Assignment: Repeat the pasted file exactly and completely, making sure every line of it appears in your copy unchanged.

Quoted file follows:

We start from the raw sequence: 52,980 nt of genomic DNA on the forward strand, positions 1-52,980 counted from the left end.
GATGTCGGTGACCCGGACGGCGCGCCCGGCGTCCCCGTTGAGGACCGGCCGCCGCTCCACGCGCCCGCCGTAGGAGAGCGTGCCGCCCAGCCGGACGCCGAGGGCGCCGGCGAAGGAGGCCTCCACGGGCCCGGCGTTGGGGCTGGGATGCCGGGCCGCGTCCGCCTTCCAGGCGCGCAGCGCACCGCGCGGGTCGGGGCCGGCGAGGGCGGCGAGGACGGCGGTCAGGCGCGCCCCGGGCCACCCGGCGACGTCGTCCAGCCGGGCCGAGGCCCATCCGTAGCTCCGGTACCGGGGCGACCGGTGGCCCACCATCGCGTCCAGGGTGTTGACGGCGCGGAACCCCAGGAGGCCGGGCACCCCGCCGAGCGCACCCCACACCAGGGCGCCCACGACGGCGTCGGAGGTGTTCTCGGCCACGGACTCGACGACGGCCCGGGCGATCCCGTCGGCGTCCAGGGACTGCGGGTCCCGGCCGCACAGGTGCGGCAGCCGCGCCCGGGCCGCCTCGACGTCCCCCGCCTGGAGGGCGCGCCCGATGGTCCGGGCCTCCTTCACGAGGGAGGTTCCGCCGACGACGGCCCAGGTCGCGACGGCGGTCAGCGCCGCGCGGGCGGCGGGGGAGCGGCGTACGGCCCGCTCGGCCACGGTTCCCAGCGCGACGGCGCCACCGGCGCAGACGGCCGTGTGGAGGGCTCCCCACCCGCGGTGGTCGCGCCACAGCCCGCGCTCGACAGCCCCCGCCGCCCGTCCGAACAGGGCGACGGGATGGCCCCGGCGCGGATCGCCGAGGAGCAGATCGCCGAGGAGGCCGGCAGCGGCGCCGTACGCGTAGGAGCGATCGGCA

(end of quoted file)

We start from the raw sequence: 52,980 nt of genomic DNA on the forward strand, positions 1-52,980 counted from the left end.
GATGTCGGTGACCCGGACGGCGCGCCCGGCGTCCCCGTTGAGGACCGGCCGCCGCTCCACGCGCCCGCCGTAGGAGAGCGTGCCGCCCAGCCGGACGCCGAGGGCGCCGGCGAAGGAGGCCTCCACGGGCCCGGCGTTGGGGCTGGGATGCCGGGCCGCGTCCGCCTTCCAGGCGCGCAGCGCACCGCGCGGGTCGGGGCCGGCGAGGGCGGCGAGGACGGCGGTCAGGCGCGCCCCGGGCCACCCGGCGACGTCGTCCAGCCGGGCCGAGGCCCATCCGTAGCTCCGGTACCGGGGCGACCGGTGGCCCACCATCGCGTCCAGGGTGTTGACGGCGCGGAACCCCAGGAGGCCGGGCACCCCGCCGAGCGCACCCCACACCAGGGCGCCCACGACGGCGTCGGAGGTGTTCTCGGCCACGGACTCGACGACGGCCCGGGCGATCCCGTCGGCGTCCAGGGACTGCGGGTCCCGGCCGCACAGGTGCGGCAGCCGCGCCCGGGCCGCCTCGACGTCCCCCGCCTGGAGGGCGCGCCCGATGGTCCGGGCCTCCTTCACGAGGGAGGTTCCGCCGACGACGGCCCAGGTCGCGACGGCGGTCAGCGCCGCGCGGGCGGCGGGGGAGCGGCGTACGGCCCGCTCGGCCACGGTTCCCAGCGCGACGGCGCCACCGGCGCAGACGGCCGTGTGGAGGGCTCCCCACCCGCGGTGGTCGCGCCACAGCCCGCGCTCGACAGCCCCCGCCGCCCGTCCGAACAGGGCGACGGGATGGCCCCGGCGCGGATCGCCGAGGAGCAGATCGCCGAGGAGGCCGGCAGCGGCGCCGTACGCGTAGGAGCGATCGGCA